This is a philosophical question. You might as well ask if a person could learn to play chess solely by observing people while they play chess. In fact it is basically the same kind of question Nelson Goodman asks in his great book Fact, Fiction, and Forecast: how can we move from a finite set of observations already made to a prediction of future observations. The observations already made would be the observed chess moves so far and the future observations would be all chess moves that haven't happend yet. The questions is, is there a nomological relation between past observations and future observations (as opposed to the purely causal relation between past events and future events)?
If we interpret the word nomological as by a law of nature or logic and nothing can ever happen in disaccord to this law then, there is certainly no such relation, since the first person who moves a castle diagonally, would break the law of nature and the universe as we know it would collapse.
But even if, in fact, by some freak accident of nature, every move any chess player in the world would make from now on, was valid (nobody would ever make any mistakes or try to cheat and even people clueless about the rules of chess would start pushing chess pieces around randomly across the board, but accidently always according to the rules), that would not convince us that there is a law of nature (or a law of logic) that forced all of this. We'd consider it purely accidental.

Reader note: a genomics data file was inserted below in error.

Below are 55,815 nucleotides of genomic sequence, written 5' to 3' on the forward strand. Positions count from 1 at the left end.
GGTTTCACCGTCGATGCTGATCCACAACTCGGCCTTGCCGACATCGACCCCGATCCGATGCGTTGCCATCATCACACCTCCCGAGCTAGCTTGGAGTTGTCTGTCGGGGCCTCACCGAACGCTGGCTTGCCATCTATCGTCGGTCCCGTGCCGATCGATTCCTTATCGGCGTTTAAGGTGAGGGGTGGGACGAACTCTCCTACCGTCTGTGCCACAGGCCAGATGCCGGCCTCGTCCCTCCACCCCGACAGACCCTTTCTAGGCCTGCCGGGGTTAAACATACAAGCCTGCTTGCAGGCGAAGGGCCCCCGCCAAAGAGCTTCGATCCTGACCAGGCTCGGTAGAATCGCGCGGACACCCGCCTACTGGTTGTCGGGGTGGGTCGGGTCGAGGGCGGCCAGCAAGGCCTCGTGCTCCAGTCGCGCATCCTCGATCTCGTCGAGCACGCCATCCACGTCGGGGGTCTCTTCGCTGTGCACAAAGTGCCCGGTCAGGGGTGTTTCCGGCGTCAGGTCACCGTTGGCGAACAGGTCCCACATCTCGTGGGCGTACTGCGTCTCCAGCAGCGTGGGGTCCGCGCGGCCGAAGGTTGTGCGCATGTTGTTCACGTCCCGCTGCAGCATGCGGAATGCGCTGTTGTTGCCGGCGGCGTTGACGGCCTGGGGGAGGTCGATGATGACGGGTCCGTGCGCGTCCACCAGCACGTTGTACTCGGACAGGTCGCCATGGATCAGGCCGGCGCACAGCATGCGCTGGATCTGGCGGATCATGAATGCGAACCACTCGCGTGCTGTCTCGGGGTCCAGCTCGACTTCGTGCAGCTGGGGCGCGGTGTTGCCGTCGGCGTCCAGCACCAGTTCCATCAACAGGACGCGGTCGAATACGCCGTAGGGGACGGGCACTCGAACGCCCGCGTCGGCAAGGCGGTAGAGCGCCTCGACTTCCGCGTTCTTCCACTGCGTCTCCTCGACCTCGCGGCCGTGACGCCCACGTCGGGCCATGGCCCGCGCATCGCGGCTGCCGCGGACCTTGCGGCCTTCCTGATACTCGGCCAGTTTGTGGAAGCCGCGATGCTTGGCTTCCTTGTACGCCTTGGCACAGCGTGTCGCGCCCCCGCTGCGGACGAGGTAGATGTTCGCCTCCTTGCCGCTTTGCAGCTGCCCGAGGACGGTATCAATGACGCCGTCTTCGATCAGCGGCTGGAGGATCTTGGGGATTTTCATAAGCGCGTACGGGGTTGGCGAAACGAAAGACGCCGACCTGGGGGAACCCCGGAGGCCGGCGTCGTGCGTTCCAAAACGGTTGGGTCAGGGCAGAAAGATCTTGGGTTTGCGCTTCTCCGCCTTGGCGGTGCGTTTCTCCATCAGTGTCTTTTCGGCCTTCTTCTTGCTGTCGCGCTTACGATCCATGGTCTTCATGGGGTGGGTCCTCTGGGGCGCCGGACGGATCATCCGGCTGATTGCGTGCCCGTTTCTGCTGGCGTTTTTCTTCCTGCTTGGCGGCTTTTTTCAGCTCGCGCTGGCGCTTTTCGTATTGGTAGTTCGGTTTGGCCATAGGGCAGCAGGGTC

Ludwig Wittgenstein covered similar ground in his Philosophical Investigations. He insists that any set of observations is in accordance to arbitrarily many, and even conflicting, rules. For example, if all chess games observed by me would have happend in the afternoon, then my rule could be in the afternoon the bishop can only be moved diagonally. That the time of day is unimportant to the game is something that couldn't have been observed by me since I haven't observed chess games during different times of the day. Or, incidentally, if I have never observed a woman playing chess, then the rule could be the bishop can only be moved by men at all. What is relevant to an observation and what is not is determined as a prerequisite to the observation and cannot be part of the observation itself.
BTW: Wittgenstein's solution to the problem is quite similar to that of Goodman. I won't spoil the surprise, though
In the days when Sussman was a novice, Minsky once came to him as he sat hacking at the PDP-6.
"What are you doing?", asked Minsky.
"I am training a randomly wired neural net to play Tic-tac-toe", Sussman replied.
"Why is the net wired randomly?", asked Minsky.
"I do not want it to have any preconceptions of how to play", Sussman said.
Minsky then shut his eyes.
"Why do you close your eyes?" Sussman asked his teacher.
"So that the room will be empty."
At that moment, Sussman was enlightened.